In the seats: An alternative energy source
August 23, 2012
ASPEN – Over and over, I heard people say about Sunday’s concert by Taj Mahal in Wagner Park: “Why didn’t they publicize this? I just heard about it from so-and-so an hour ago.”
On the whole, this came across as a mild complaint; the undertone was, “Dang, I came this close to missing the show.” But to me, this element of near-surprise was a positive. (Of course, I knew about the concert, had written about it and put a big photo of Taj Mahal in the Calendar section of Friday’s Aspen Times.)
So often, and this seems to apply especially to Aspen, we seem to squeeze the fun out of things with meticulous planning. We erect fences, line up security forces, throw up promotional booths and banners, advertise the heck out of what we’re doing. The events tend to come off smoothly, but something gets lost – spontaneity, a sense of the unknown.
Sunday’s concert was a different creature. This was essentially a new event – part of Aspen Renewable Energy Day, which had never included a high-profile concert before. Promotion was spotty, as were details. Wesley Clark, who had been a prominent general in the U.S. Army and is now involved in energy issues, was billed as giving an introduction; he never showed up, nor did anyone explain his absence.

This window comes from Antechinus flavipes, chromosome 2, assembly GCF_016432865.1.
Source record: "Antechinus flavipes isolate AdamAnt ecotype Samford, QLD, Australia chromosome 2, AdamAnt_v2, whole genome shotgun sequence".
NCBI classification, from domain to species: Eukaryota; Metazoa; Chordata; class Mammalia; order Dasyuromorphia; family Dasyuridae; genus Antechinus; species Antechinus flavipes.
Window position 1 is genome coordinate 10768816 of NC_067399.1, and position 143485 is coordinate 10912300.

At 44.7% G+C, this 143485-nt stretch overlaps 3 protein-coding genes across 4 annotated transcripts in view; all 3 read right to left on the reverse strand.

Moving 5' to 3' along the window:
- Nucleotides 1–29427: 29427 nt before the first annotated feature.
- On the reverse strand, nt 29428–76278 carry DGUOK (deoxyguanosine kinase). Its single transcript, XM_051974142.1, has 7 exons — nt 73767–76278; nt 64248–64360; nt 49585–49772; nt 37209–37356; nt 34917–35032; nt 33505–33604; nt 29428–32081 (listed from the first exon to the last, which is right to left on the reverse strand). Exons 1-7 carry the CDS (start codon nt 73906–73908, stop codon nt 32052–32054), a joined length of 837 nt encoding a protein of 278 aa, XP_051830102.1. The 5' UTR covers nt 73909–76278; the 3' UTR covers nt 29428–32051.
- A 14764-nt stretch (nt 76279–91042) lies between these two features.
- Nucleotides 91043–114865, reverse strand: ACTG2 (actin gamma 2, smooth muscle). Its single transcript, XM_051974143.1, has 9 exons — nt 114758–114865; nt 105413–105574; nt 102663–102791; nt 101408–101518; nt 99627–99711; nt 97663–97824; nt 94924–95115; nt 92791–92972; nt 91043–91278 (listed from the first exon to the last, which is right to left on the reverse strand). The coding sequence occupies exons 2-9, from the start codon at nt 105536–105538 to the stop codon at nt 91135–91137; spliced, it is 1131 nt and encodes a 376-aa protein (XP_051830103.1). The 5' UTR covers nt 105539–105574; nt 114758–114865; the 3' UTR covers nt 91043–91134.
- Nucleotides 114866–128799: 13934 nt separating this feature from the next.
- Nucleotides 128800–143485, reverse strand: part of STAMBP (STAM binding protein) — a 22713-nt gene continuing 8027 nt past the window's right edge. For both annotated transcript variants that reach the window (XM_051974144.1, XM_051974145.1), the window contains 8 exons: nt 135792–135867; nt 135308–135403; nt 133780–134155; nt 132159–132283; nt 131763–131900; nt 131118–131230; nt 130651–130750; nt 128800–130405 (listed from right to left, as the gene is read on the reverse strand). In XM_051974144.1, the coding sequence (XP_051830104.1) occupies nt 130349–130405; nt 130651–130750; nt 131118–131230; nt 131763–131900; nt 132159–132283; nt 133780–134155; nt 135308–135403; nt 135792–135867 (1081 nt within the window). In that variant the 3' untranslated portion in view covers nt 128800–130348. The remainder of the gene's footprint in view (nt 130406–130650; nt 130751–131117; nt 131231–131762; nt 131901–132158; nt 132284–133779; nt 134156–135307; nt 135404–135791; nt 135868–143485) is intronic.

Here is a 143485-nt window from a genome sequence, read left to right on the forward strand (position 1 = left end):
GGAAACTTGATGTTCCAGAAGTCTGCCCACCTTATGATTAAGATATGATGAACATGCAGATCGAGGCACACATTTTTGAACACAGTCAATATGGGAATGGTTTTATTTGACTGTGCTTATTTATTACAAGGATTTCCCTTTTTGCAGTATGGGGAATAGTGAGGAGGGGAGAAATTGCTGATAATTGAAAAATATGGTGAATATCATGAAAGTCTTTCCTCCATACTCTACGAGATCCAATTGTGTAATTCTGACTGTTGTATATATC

A half-hour before the concert, Wagner Park was near empty. Chip Comins, the founder and director of AREDay, told me to start texting everyone I knew to tell them about the happening. I told him not to worry. Sure enough, by concert time there was a sizable crowd to hear Taj Mahal and his seven-piece Phantom Blues Band play their brand of folk-blues. The best promotional device turned out to be the music itself – people kept coming and coming till the sizable crowd became a big one. There was lots of talk about the “old Aspen” way of doing things, and Taj Mahal seemed to pick up on this energy.
A small-scale production. A shortage of advance notice. No VIP areas. No fences. No security. No evident police presence. Little sense of authority of any kind. (Early on, the production manager asked me, kindly, to limit my photo-taking to the first three songs. I, also kindly, ignored this request, as many other photographers still had their cameras out. I never heard about the three-song limit again.)
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And despite all this, a wonderful time was had by all. Is there a lesson here?
(Answer: Yes, one of those being that Wagner Park should be used a little more often as a concert venue.)